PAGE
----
The Rochester Association of
Black Journalists

The Rochester Association of Black Journalists is a chapter of
the National Association of Black Journalists that covers the Finger Lakes region of upstate New York.
The organization works to groom future journalists of color, help chapter members thrive in their current roles, and advocate for African-Americans to be depicted in a fair and balanced way in the media.

Double Exposure Investigative Film Festival 

For more information, contact Marga Varea


Marga Varea is an independent engagement and impact consultant for documentary films and cultural events. She has led outreach efforts for films and festivals including the Emmy-nominated, POV documentary “Traces of the Trade: A Story from the Deep North” (Katrina Browne, 2008), the groundbreaking “1913 Seeds of Conflict” (Ben Loeterman, PBS 2014), and the Nation´s Capital Environmental Film Festival on Tour Boston, among others. Marga believes in the power of stories to inspire change and encourage action.  She understands the importance of reaching wide audiences and to extending the life of documentary films through well-designed, multi-platform strategies.
Visit the Double Exposure website

RABJ partners with 100Reporters to get the word out about film festival in D.C. 

The Rochester Association of Black Journalists is proud to announce that the organization is partnering with 100Reporters to help spread the word about their upcoming investigative film festival called Double Exposure.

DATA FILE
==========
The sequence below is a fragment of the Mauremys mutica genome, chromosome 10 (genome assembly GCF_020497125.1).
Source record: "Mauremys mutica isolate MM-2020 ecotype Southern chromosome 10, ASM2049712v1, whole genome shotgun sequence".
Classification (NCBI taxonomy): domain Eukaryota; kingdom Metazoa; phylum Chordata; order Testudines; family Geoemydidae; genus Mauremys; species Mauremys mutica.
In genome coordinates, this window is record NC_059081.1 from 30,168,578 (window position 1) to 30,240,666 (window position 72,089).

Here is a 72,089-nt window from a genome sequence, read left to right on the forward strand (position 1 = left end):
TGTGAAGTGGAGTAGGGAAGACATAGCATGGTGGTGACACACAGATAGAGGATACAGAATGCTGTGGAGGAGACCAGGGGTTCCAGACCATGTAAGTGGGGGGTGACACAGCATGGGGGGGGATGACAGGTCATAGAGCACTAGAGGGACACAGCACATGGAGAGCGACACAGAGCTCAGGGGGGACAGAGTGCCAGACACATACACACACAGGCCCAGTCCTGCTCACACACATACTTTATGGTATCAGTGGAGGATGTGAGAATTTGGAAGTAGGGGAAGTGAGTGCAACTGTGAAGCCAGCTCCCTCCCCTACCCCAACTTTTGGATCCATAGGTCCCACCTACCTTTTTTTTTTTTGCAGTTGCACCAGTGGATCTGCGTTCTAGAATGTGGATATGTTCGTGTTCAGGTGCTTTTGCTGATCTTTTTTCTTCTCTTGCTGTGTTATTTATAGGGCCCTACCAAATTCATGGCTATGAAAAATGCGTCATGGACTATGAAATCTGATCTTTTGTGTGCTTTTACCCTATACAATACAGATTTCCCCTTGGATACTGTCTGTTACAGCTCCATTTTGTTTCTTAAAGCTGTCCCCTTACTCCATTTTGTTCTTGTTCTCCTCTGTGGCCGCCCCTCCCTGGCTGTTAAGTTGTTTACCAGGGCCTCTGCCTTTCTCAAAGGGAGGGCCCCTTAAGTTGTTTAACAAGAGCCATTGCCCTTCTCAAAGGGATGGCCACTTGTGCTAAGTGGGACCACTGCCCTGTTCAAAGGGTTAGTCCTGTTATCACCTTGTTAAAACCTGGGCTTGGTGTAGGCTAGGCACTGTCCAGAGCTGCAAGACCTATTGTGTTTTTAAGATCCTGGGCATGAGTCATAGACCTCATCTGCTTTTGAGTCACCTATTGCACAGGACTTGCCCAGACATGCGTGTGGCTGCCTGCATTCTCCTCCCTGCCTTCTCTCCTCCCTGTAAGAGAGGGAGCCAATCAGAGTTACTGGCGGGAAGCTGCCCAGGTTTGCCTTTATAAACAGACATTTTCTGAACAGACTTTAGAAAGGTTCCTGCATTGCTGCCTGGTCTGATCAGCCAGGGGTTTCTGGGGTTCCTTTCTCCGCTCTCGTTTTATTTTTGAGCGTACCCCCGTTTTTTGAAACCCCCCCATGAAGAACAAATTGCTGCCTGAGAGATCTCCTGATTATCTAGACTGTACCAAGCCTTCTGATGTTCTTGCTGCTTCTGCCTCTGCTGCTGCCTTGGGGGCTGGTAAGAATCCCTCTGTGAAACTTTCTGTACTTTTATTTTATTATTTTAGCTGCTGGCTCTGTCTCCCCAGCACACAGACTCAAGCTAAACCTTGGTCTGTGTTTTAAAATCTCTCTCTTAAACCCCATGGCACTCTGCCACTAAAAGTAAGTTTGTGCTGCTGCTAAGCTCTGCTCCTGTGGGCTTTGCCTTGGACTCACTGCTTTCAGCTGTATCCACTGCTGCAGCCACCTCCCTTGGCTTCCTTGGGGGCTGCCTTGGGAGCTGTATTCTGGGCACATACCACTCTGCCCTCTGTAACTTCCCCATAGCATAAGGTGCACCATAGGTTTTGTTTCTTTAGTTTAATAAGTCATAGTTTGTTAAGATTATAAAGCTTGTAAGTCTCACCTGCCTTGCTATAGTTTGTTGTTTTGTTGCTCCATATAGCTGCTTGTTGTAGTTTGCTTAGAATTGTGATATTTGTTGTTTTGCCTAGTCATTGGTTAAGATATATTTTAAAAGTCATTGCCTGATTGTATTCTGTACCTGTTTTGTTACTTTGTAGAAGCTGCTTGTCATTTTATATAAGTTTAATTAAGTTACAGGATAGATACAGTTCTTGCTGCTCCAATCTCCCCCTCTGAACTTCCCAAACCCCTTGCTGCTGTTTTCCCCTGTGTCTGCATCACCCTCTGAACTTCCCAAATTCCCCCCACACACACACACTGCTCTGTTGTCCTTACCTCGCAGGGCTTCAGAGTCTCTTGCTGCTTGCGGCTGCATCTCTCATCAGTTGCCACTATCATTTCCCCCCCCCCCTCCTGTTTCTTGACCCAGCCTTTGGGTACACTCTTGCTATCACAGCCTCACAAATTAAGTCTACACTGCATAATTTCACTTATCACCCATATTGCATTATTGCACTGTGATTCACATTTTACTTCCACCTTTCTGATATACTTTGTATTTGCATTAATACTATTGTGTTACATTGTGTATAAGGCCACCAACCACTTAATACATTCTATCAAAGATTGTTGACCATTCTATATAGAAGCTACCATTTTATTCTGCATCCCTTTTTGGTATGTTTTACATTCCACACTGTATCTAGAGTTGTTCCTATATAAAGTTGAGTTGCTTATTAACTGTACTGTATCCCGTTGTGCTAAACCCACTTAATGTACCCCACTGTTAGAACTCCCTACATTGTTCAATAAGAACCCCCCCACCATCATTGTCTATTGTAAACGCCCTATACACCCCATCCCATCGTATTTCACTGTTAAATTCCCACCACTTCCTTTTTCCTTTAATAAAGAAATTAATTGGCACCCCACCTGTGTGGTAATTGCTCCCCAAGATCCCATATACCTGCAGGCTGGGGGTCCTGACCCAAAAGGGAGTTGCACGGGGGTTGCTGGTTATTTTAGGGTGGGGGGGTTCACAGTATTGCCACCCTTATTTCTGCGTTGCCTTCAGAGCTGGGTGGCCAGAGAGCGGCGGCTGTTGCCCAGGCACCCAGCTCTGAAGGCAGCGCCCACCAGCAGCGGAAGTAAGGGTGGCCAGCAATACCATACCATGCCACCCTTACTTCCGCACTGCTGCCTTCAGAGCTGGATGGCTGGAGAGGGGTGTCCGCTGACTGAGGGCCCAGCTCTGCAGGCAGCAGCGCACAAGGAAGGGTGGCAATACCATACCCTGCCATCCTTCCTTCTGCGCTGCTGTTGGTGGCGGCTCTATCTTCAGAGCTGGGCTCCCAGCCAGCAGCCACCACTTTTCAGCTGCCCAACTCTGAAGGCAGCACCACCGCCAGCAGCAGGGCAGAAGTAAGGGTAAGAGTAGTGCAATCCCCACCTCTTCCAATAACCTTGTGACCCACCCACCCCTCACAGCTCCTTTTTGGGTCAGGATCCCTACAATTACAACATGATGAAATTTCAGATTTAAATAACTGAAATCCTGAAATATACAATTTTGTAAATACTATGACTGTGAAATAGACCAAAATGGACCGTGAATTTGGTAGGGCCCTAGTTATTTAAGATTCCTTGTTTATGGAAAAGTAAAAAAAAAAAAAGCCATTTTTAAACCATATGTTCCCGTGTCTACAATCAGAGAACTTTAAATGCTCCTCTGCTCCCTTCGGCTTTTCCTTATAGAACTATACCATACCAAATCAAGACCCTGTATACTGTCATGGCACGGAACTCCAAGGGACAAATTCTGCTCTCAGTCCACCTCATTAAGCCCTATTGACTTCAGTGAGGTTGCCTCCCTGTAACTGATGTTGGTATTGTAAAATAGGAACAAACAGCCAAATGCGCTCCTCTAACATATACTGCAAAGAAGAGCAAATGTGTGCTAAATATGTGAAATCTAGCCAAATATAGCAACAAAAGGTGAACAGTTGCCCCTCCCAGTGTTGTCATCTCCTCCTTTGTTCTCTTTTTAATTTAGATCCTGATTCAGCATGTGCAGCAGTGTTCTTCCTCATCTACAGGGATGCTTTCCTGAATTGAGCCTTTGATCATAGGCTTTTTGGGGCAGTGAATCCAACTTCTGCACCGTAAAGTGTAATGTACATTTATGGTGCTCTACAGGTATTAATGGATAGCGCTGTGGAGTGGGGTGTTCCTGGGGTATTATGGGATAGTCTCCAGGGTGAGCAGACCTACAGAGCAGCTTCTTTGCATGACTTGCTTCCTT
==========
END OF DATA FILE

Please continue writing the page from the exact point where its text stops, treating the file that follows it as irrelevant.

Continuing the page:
As part of this partnership, RABJ members who are interested in attending the festival will recieve discounted admissions. Please contact any of the RABJ Executive Team to learn more. More information about the festival itself can be found at The festival runs from October 19 to October 22.

Double Exposure, a project of the investigative news organization 100Reporters, celebrates the finest new films inspired by the investigative instinct. It combines film screenings for the public with a professional symposium for journalists and visual storytellers.

Now in its third year, DX does more than just identify and celebrate a new genre of filmmaking. It casts this vital body of work toward recognition as a coherent artistic vision. It connects audience appreciation for creative output to the rights of reporters and filmmakers to pursue investigations in the public interest; it ties stirrings of artistic curiosity to practical consequences and groundbreaking storytelling to policy changes.

As DX 2017 approaches, public awareness of investigative reporting’s importance for a vibrant democracy has never been more urgent–particularly in Washington, epicenter of the assault on verifiable truth. As grave as may be the efforts to stifle watchdog journalism, however, there is also light: a rebirth of relentless investigative reporting alongside exciting new forms of storytelling that mix journalism with film, serial podcasts in audio and video, hybrid storytelling, virtual reality–even poetry.